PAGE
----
Researchers in Minneapolis have found that stressful housing conditions can have life-long effects on very young children.
A study published in June in the American Journal of Public Health looked at more than 22,000 families with children under three. The study found that kids who experience housing insecurity are more likely to suffer poor health and impaired development later in life.
Hennepin County Medical Center pediatrician and University of Minnesota professor Dr. Diana Cutts said kids are affected by poor housing conditions.
"They are really not spared the effects," she said. "These are not just babies who you bundle up and move to the next place and they are immune to the consequences of this kind of experience. They are not immune and there are consequences, even for the youngest kids."
Cutts said overcrowding and multiple housing moves were found to be major risk factors for poor child health, and development. Those factors combine with the likelihood that children in unstable home situations are also more likely to go hungry.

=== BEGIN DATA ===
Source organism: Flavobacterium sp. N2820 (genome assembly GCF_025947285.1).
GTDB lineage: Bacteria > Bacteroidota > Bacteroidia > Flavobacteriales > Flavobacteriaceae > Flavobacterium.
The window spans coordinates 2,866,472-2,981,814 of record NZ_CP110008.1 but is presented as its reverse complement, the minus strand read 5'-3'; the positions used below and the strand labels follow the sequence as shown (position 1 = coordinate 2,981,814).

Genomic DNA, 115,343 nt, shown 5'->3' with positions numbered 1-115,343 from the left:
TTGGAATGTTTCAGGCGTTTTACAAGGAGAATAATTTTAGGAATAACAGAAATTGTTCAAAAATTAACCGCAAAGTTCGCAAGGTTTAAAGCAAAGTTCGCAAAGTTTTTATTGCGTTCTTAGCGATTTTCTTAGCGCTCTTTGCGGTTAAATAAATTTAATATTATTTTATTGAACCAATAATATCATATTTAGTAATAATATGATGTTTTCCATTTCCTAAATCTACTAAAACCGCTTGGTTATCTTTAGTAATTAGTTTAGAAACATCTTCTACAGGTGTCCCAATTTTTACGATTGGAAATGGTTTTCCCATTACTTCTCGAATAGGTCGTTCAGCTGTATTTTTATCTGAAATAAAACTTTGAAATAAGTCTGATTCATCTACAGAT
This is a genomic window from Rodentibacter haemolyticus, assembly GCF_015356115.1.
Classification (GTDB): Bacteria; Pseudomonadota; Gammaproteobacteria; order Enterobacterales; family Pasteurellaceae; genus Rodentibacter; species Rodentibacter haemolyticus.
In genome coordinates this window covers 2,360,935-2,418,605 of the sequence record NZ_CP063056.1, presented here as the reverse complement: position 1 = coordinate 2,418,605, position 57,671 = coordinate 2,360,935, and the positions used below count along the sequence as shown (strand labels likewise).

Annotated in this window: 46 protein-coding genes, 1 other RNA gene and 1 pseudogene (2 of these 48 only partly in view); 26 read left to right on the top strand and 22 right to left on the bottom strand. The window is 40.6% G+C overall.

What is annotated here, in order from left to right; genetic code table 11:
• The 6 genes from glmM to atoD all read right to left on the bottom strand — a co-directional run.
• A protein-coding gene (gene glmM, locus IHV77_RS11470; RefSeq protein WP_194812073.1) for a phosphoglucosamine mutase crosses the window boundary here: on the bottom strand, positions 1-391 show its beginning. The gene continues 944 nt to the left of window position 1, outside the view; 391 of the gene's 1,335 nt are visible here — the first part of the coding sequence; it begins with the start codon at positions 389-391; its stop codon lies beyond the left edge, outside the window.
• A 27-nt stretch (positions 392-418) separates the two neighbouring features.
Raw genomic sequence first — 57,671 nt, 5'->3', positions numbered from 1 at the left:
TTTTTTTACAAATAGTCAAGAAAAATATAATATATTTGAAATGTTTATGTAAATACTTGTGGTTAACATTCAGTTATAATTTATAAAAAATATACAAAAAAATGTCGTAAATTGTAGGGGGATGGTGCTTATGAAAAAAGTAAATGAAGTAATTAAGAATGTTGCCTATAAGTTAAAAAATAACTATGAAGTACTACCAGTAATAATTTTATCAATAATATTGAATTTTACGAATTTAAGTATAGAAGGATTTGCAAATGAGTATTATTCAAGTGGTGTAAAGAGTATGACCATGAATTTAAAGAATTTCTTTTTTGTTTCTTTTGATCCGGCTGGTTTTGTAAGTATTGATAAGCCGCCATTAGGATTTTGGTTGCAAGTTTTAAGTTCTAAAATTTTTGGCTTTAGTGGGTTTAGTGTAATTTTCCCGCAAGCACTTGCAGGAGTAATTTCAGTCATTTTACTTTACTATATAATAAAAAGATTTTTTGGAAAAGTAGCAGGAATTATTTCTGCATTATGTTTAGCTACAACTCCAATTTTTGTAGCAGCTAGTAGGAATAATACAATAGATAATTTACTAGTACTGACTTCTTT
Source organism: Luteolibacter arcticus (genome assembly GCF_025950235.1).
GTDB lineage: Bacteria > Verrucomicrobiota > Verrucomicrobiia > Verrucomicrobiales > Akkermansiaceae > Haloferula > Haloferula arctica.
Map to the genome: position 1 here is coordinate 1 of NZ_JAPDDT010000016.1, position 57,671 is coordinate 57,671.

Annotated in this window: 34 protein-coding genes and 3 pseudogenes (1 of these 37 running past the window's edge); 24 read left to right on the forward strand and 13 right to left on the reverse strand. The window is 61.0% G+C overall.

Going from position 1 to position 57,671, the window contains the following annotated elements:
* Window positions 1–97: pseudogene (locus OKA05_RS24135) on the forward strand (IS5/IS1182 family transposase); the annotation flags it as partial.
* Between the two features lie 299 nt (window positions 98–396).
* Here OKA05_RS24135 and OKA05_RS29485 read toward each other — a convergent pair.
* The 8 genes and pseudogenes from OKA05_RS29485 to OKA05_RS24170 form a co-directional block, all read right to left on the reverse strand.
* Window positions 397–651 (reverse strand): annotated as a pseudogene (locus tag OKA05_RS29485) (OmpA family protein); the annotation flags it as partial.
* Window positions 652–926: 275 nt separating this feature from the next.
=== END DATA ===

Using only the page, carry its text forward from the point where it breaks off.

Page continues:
"For kids who were in situations where they were crowded or doubled up they did have a much greater risk of being food insecure," Cutts said. "Which ... carries a lot of health risk with it in terms of just general health and in terms of developmental outcome," Cutts said.
The negative effects of housing stress can last through children's lives, according to the study.
Your support matters.
You make MPR News possible. Individual donations are behind the clarity in coverage from our reporters across the state, stories that connect us, and conversations that provide perspectives. Help ensure MPR remains a resource that brings Minnesotans together.